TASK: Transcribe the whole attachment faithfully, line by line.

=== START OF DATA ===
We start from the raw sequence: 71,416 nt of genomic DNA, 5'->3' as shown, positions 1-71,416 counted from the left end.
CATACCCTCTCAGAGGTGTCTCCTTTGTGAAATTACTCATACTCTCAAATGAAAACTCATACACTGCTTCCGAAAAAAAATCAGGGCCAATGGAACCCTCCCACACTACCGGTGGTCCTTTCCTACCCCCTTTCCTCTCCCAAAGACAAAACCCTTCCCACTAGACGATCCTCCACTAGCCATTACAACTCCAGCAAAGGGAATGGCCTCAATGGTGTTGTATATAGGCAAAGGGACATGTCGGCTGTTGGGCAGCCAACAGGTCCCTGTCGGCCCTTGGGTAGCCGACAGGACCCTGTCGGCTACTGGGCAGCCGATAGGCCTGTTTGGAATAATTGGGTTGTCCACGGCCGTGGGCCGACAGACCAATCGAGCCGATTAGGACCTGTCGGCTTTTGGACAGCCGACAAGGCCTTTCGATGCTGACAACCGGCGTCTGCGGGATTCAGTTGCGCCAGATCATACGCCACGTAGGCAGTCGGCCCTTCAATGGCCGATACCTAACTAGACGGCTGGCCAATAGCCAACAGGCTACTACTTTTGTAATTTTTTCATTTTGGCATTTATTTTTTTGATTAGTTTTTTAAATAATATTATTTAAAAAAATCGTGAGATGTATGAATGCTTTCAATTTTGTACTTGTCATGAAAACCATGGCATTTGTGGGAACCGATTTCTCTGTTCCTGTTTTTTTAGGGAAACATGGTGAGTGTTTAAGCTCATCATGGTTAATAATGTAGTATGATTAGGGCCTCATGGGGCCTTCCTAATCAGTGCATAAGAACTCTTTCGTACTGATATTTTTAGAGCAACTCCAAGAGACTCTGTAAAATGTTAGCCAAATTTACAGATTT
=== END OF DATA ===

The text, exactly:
We start from the raw sequence: 71,416 nt of genomic DNA, 5'->3' as shown, positions 1-71,416 counted from the left end.
CATACCCTCTCAGAGGTGTCTCCTTTGTGAAATTACTCATACTCTCAAATGAAAACTCATACACTGCTTCCGAAAAAAAATCAGGGCCAATGGAACCCTCCCACACTACCGGTGGTCCTTTCCTACCCCCTTTCCTCTCCCAAAGACAAAACCCTTCCCACTAGACGATCCTCCACTAGCCATTACAACTCCAGCAAAGGGAATGGCCTCAATGGTGTTGTATATAGGCAAAGGGACATGTCGGCTGTTGGGCAGCCAACAGGTCCCTGTCGGCCCTTGGGTAGCCGACAGGACCCTGTCGGCTACTGGGCAGCCGATAGGCCTGTTTGGAATAATTGGGTTGTCCACGGCCGTGGGCCGACAGACCAATCGAGCCGATTAGGACCTGTCGGCTTTTGGACAGCCGACAAGGCCTTTCGATGCTGACAACCGGCGTCTGCGGGATTCAGTTGCGCCAGATCATACGCCACGTAGGCAGTCGGCCCTTCAATGGCCGATACCTAACTAGACGGCTGGCCAATAGCCAACAGGCTACTACTTTTGTAATTTTTTCATTTTGGCATTTATTTTTTTGATTAGTTTTTTAAATAATATTATTTAAAAAAATCGTGAGATGTATGAATGCTTTCAATTTTGTACTTGTCATGAAAACCATGGCATTTGTGGGAACCGATTTCTCTGTTCCTGTTTTTTTAGGGAAACATGGTGAGTGTTTAAGCTCATCATGGTTAATAATGTAGTATGATTAGGGCCTCATGGGGCCTTCCTAATCAGTGCATAAGAACTCTTTCGTACTGATATTTTTAGAGCAACTCCAAGAGACTCTGTAAAATGTTAGCCAAATTTACAGATTT